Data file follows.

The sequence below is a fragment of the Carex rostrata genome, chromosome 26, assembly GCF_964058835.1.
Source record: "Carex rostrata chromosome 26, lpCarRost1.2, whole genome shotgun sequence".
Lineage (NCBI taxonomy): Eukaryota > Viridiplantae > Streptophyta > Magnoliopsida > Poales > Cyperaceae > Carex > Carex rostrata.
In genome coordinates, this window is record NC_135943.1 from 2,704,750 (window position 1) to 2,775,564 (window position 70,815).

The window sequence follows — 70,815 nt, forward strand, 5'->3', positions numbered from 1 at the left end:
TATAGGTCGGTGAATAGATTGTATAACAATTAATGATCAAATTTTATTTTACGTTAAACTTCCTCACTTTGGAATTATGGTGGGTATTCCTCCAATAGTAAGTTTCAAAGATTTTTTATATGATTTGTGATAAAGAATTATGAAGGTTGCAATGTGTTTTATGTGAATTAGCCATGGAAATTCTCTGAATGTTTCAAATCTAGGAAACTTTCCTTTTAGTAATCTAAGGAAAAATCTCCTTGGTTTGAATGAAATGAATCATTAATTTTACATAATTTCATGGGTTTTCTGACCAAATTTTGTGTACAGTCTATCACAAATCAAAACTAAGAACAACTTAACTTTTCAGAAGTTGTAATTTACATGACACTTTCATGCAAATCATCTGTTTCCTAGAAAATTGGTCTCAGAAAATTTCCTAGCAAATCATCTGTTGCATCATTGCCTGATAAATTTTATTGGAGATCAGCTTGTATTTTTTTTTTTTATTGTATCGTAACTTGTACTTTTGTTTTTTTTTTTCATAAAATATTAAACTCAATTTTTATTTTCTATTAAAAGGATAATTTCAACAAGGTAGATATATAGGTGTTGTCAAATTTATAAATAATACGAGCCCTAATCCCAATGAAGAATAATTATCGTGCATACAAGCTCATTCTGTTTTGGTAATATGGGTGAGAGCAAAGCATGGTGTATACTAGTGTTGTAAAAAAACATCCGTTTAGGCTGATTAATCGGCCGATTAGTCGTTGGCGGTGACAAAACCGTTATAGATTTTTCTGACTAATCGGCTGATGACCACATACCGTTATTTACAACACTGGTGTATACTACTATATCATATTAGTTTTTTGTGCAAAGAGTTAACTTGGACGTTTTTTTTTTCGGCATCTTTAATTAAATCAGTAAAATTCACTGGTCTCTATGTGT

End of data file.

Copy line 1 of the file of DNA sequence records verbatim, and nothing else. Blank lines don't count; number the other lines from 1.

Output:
The sequence below is a fragment of the Carex rostrata genome, chromosome 26, assembly GCF_964058835.1.